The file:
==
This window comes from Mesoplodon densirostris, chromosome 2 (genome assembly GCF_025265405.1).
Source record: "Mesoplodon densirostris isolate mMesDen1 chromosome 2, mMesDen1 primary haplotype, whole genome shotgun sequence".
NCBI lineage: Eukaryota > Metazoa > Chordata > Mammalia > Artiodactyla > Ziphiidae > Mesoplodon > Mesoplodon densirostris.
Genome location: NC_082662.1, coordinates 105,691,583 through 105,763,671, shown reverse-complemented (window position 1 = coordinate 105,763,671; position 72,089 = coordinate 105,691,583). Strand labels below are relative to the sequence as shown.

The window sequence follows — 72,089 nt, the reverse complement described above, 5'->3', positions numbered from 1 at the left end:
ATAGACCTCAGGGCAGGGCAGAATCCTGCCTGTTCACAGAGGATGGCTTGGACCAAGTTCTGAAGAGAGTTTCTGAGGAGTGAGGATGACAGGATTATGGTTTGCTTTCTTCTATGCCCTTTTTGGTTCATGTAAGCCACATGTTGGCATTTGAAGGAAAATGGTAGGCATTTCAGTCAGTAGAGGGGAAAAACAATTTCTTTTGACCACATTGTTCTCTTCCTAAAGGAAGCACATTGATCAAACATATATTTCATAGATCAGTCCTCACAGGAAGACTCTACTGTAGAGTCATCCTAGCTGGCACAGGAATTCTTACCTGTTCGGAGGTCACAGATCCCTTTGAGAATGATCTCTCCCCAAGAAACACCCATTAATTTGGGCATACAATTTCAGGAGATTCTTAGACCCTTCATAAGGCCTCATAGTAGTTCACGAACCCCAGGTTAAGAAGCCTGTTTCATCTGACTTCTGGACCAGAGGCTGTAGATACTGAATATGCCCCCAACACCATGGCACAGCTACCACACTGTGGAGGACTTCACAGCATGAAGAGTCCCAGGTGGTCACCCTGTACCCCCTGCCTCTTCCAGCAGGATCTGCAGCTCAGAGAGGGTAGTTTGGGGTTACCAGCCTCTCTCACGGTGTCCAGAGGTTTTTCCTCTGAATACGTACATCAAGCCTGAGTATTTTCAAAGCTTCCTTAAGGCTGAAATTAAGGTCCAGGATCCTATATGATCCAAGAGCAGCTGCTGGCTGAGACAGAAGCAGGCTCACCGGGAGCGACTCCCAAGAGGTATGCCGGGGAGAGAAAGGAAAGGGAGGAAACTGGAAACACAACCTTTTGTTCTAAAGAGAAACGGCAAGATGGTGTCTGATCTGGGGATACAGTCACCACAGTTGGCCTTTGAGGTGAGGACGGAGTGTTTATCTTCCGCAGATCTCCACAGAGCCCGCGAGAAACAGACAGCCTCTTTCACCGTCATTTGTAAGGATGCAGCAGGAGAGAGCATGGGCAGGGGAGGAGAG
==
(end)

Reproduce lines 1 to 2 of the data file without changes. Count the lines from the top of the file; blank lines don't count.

This window comes from Mesoplodon densirostris, chromosome 2 (genome assembly GCF_025265405.1).
Source record: "Mesoplodon densirostris isolate mMesDen1 chromosome 2, mMesDen1 primary haplotype, whole genome shotgun sequence".